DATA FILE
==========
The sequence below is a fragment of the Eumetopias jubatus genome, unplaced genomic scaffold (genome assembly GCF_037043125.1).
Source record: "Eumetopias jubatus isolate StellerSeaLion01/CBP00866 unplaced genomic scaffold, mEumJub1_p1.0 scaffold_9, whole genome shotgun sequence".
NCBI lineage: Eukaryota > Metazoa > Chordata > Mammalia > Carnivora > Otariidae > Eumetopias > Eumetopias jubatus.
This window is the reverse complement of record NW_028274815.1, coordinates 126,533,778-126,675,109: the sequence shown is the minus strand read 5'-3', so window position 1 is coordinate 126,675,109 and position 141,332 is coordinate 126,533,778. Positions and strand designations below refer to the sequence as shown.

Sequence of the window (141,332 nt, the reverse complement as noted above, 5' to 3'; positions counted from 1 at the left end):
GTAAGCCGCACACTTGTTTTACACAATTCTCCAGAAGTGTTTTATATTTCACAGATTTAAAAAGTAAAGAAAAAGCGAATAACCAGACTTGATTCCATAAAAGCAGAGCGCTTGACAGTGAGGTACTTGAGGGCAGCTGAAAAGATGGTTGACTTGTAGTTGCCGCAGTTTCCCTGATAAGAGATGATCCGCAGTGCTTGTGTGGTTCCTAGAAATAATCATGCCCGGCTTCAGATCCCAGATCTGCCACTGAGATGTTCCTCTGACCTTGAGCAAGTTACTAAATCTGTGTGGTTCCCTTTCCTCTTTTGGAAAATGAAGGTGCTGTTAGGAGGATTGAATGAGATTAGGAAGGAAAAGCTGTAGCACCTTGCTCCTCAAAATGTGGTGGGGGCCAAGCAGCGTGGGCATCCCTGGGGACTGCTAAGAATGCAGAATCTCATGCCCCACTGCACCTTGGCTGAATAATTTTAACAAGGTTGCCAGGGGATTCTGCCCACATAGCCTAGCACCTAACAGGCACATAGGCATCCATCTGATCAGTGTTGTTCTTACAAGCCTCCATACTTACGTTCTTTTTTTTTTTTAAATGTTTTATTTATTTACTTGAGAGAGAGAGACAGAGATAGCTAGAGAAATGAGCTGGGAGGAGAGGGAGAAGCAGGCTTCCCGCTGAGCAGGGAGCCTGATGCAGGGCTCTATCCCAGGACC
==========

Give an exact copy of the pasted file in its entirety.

The sequence below is a fragment of the Eumetopias jubatus genome, unplaced genomic scaffold (genome assembly GCF_037043125.1).
Source record: "Eumetopias jubatus isolate StellerSeaLion01/CBP00866 unplaced genomic scaffold, mEumJub1_p1.0 scaffold_9, whole genome shotgun sequence".
NCBI lineage: Eukaryota > Metazoa > Chordata > Mammalia > Carnivora > Otariidae > Eumetopias > Eumetopias jubatus.
This window is the reverse complement of record NW_028274815.1, coordinates 126,533,778-126,675,109: the sequence shown is the minus strand read 5'-3', so window position 1 is coordinate 126,675,109 and position 141,332 is coordinate 126,533,778. Positions and strand designations below refer to the sequence as shown.

Sequence of the window (141,332 nt, the reverse complement as noted above, 5' to 3'; positions counted from 1 at the left end):
GTAAGCCGCACACTTGTTTTACACAATTCTCCAGAAGTGTTTTATATTTCACAGATTTAAAAAGTAAAGAAAAAGCGAATAACCAGACTTGATTCCATAAAAGCAGAGCGCTTGACAGTGAGGTACTTGAGGGCAGCTGAAAAGATGGTTGACTTGTAGTTGCCGCAGTTTCCCTGATAAGAGATGATCCGCAGTGCTTGTGTGGTTCCTAGAAATAATCATGCCCGGCTTCAGATCCCAGATCTGCCACTGAGATGTTCCTCTGACCTTGAGCAAGTTACTAAATCTGTGTGGTTCCCTTTCCTCTTTTGGAAAATGAAGGTGCTGTTAGGAGGATTGAATGAGATTAGGAAGGAAAAGCTGTAGCACCTTGCTCCTCAAAATGTGGTGGGGGCCAAGCAGCGTGGGCATCCCTGGGGACTGCTAAGAATGCAGAATCTCATGCCCCACTGCACCTTGGCTGAATAATTTTAACAAGGTTGCCAGGGGATTCTGCCCACATAGCCTAGCACCTAACAGGCACATAGGCATCCATCTGATCAGTGTTGTTCTTACAAGCCTCCATACTTACGTTCTTTTTTTTTTTTAAATGTTTTATTTATTTACTTGAGAGAGAGAGACAGAGATAGCTAGAGAAATGAGCTGGGAGGAGAGGGAGAAGCAGGCTTCCCGCTGAGCAGGGAGCCTGATGCAGGGCTCTATCCCAGGACC